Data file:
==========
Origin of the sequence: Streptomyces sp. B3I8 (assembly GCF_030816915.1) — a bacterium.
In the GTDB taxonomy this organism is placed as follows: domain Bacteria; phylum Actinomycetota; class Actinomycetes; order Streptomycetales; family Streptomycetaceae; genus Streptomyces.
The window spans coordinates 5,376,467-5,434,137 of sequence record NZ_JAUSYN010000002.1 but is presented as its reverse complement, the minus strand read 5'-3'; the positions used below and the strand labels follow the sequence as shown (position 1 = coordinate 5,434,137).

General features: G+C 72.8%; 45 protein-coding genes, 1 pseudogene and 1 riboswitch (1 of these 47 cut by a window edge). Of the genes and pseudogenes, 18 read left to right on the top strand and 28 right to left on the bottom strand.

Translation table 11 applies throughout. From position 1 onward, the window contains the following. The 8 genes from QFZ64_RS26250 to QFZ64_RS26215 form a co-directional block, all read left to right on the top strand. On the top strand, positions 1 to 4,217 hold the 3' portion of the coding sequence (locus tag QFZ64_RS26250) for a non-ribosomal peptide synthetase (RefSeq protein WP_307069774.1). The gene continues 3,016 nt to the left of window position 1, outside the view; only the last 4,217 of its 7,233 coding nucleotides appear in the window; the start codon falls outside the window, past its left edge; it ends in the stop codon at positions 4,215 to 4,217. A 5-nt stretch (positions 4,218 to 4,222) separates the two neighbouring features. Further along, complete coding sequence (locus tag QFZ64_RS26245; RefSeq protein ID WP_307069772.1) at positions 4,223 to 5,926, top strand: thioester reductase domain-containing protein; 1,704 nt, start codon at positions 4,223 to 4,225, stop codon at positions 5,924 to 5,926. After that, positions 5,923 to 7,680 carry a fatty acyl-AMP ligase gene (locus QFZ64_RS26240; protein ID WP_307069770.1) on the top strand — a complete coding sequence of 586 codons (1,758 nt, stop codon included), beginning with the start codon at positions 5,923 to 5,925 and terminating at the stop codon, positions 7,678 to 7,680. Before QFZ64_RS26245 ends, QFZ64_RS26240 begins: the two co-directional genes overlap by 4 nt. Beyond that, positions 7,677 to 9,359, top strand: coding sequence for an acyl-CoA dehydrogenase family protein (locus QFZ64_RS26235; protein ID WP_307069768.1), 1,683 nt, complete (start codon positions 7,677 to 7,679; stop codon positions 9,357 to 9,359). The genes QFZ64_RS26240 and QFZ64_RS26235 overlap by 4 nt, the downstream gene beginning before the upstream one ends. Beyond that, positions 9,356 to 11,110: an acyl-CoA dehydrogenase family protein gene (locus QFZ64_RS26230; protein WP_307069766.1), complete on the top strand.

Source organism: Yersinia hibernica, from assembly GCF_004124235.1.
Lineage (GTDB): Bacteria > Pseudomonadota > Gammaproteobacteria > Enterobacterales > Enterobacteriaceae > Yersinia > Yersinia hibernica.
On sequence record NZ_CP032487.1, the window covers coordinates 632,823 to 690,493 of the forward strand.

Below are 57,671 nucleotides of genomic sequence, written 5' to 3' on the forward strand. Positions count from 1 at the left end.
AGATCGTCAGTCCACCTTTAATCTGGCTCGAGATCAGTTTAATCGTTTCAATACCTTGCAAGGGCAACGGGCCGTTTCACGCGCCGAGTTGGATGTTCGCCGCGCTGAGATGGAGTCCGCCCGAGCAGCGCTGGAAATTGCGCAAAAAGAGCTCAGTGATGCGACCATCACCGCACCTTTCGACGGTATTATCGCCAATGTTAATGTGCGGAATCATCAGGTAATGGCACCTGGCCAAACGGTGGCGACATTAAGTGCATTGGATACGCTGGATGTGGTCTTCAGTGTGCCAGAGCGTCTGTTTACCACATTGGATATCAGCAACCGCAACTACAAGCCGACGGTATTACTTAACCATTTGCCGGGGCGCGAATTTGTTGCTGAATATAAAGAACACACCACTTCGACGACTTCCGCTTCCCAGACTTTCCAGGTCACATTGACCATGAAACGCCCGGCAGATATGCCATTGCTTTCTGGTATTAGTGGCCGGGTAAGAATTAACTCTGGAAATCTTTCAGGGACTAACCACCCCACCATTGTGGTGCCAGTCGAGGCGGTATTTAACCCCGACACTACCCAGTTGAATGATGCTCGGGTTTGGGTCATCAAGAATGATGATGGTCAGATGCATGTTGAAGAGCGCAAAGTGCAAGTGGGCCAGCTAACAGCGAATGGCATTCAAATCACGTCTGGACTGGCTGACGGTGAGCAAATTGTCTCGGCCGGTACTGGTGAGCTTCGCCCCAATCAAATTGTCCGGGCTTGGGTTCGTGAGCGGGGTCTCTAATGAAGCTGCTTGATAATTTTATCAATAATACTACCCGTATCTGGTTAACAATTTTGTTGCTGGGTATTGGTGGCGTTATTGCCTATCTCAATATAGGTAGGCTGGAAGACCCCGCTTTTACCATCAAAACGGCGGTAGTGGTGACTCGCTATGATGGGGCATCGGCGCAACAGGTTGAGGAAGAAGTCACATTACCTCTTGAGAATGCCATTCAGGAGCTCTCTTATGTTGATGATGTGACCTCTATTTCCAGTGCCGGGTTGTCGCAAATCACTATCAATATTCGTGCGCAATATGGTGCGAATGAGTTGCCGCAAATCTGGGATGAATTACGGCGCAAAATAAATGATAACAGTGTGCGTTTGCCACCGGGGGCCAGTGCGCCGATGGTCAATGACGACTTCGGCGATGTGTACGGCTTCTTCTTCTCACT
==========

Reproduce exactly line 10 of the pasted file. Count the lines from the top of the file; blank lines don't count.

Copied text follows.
AGATCGTCAGTCCACCTTTAATCTGGCTCGAGATCAGTTTAATCGTTTCAATACCTTGCAAGGGCAACGGGCCGTTTCACGCGCCGAGTTGGATGTTCGCCGCGCTGAGATGGAGTCCGCCCGAGCAGCGCTGGAAATTGCGCAAAAAGAGCTCAGTGATGCGACCATCACCGCACCTTTCGACGGTATTATCGCCAATGTTAATGTGCGGAATCATCAGGTAATGGCACCTGGCCAAACGGTGGCGACATTAAGTGCATTGGATACGCTGGATGTGGTCTTCAGTGTGCCAGAGCGTCTGTTTACCACATTGGATATCAGCAACCGCAACTACAAGCCGACGGTATTACTTAACCATTTGCCGGGGCGCGAATTTGTTGCTGAATATAAAGAACACACCACTTCGACGACTTCCGCTTCCCAGACTTTCCAGGTCACATTGACCATGAAACGCCCGGCAGATATGCCATTGCTTTCTGGTATTAGTGGCCGGGTAAGAATTAACTCTGGAAATCTTTCAGGGACTAACCACCCCACCATTGTGGTGCCAGTCGAGGCGGTATTTAACCCCGACACTACCCAGTTGAATGATGCTCGGGTTTGGGTCATCAAGAATGATGATGGTCAGATGCATGTTGAAGAGCGCAAAGTGCAAGTGGGCCAGCTAACAGCGAATGGCATTCAAATCACGTCTGGACTGGCTGACGGTGAGCAAATTGTCTCGGCCGGTACTGGTGAGCTTCGCCCCAATCAAATTGTCCGGGCTTGGGTTCGTGAGCGGGGTCTCTAATGAAGCTGCTTGATAATTTTATCAATAATACTACCCGTATCTGGTTAACAATTTTGTTGCTGGGTATTGGTGGCGTTATTGCCTATCTCAATATAGGTAGGCTGGAAGACCCCGCTTTTACCATCAAAACGGCGGTAGTGGTGACTCGCTATGATGGGGCATCGGCGCAACAGGTTGAGGAAGAAGTCACATTACCTCTTGAGAATGCCATTCAGGAGCTCTCTTATGTTGATGATGTGACCTCTATTTCCAGTGCCGGGTTGTCGCAAATCACTATCAATATTCGTGCGCAATATGGTGCGAATGAGTTGCCGCAAATCTGGGATGAATTACGGCGCAAAATAAATGATAACAGTGTGCGTTTGCCACCGGGGGCCAGTGCGCCGATGGTCAATGACGACTTCGGCGATGTGTACGGCTTCTTCTTCTCACT